D.J. Uiagalelei continues to be his biggest critic even when it’s not necessarily warranted.
Take the final play of Clemson’s double-overtime loss at North Carolina State for example. Uiagalelei took the fourth-down snap and lofted a pass toward Justyn Ross streaking down the sideline. This one wasn’t high, wide or hot like plenty of his passes have been this season. It was on a nearly perfect trajectory for Ross to run under for a touchdown and keep the game going.
For reasons still unclear, though, Ross never put his hands up to attempt a catch, and the ball fell incomplete inbounds just in front of the goal line. Yet even two days after the fact, the only direction Uiagalelei pointed his finger was inward.
“I just know that with that throw, he wasn’t able to get his hands on it,” Uiagalelei said Monday. “So I take full responsibility in that.”
Last week’s game was another rollercoaster performance for the Tigers’ quarterback. It started on a high with Uiagalelei completing four of his first seven passes, including a 32-yard touchdown to Ross to cap Clemson’s second possession. Then things bottomed out.
No. 19 Clemson (2-2, 1-1 ACC) didn’t pick up another first down until early in the fourth quarter. Uiagalalei hooked up with Ross again in the first overtime for an 8-yard score, but that was just one of eight completions over his final 19 passes as he finished 12 of 26 through the air for 111 yards in a loss that further fanned the flames of frustration among those both in and outside of the program.
It even prompted a question of Clemson coach Dabo Swinney afterward as to whether or not he plans to open up the quarterback job up to competition this week in practice. Swinney said “I think” Uiagalelei is the starter, and the team’s updated depth chart heading into Saturday’s game against Boston College (4-0, 0-0) confirmed as much when Uiagalelei was still listed at the top of it.
While many of Clemson’s players and coaches who spoke to the media this week said they’re staying off social media for the time being in order to avoid some of the criticism being hurled their way, Uiagalelei said he still checks Twitter like usual, though not as frequently as he normally would. That’s because, he said, he’s not going to let any of the outside noise influence how he feels about himself.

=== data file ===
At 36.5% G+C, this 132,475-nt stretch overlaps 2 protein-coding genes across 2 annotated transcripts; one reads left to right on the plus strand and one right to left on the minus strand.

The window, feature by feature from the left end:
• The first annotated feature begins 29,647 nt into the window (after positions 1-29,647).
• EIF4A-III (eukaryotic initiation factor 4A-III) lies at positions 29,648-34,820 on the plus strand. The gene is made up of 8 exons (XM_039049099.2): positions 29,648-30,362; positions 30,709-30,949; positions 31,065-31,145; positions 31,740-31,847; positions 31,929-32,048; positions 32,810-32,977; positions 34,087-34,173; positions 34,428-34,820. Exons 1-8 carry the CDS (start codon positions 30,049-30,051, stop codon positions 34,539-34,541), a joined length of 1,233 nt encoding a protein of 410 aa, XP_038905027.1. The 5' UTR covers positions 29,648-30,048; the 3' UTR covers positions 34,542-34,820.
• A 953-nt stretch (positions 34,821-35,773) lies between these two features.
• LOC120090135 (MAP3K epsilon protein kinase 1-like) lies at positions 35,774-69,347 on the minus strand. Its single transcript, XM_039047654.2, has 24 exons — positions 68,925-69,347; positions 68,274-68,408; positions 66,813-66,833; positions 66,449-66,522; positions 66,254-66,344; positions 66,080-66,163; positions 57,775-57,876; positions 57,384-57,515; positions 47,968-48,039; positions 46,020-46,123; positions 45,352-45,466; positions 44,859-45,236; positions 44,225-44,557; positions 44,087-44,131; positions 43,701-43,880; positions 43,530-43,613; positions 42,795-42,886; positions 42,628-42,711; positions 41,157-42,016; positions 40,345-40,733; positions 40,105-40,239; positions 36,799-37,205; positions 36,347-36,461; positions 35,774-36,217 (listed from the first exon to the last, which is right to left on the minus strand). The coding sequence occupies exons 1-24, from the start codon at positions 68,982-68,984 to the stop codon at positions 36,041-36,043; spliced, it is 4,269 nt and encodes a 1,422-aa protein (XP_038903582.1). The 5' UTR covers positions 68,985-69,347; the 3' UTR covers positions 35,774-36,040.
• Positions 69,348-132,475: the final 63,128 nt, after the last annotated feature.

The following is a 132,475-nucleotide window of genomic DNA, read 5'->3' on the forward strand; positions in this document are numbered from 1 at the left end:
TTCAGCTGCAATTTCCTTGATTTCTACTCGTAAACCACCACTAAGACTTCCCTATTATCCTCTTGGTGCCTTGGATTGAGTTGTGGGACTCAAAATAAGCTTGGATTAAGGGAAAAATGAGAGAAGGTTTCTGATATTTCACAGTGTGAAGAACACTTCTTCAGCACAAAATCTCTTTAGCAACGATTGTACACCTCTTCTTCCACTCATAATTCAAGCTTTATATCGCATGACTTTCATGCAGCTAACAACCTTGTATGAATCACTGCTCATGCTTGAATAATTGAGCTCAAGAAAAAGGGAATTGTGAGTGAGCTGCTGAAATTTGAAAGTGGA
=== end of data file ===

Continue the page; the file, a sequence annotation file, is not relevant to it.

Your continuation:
“It doesn’t bother me,” Uiagalelei said. “A lot of stuff is being said, but I’m going to be me. 100% me.”
Uiagalelei also isn’t naive to the strides he needs to make to help the offense snap out of the funk it’s been in throughout the season. Freshman receiver Beaux Collins had a drop in the first quarter, but most of Uiagalelei’s incompletions were the result of inaccuracies that continue to stem from faulty mechanics at times, something Uiagalelei and offensive coordinator Tony Elliott said is still being constantly drilled in practice.
Touch is something else the strong-armed signal caller said he was largely pleased with on shorter throws. But there were some, like when he rifled a pass over the head of running back Will Shipley from a short distance on a checkdown, where it needed to be reined in a bit.
“Just put a little too much on it,” Uiagalelei said. “Probably put a little less on it and make it easier for him, and he would probably still be running right now.”
But just like when quarterbacks tend to get too much credit when things are going well offensively, Uiagalelei is also receiving too much blame for Clemson’s struggles on that side of the ball. Pass protection has been spotty from the Tigers’ retooled offensive line, which hasn’t opened up many running lanes either when Clemson tries to move the ball on the ground. As a result, Uiagalelei isn’t getting much help from a running game that’s producing less than 123 yards per game.
“From a quarterback perspective, we’ve got to do a better job up front just to make him get comfortable again,” Elliott said.
Yet Uiagalelei believes the offense is still capable of making a 180-degree turn. His reason for that confidence lies primarily in better execution as a unit, something Uiagalelei said is happening in practice but hasn’t yet carried over to the game. Uiagalelei said perhaps that could be a result of some players pressing amid the struggles and thinking too much rather than just reacting during games, but he doesn’t feel like he’s one of them.
“I’ve put a lot of stuff on my plate already, but I’m perfectly fine putting it there,” he said. “I know what I want to do when I step out on the field every time. I know I want to make each and every throw.”
So criticism? Yeah, he’s gained plenty of that this season. But he hasn’t lost any of his confidence along the way.
“I’ve 100% got confidence in myself,” Uiagalelei said. “I’ll be ready to go, and I feel like you’ve got to just continue to keep going and you’ve just got to keep grinding, you know? Adversity is either going to break you down or it’s going to build you up. It’s going to show what type of man you are and the type of character you have inside. I’m not a quitter. I’m a fighter. So I’m going to keep fighting.”
Football season has finally arrived. Time to represent your Tigers and show your stripes!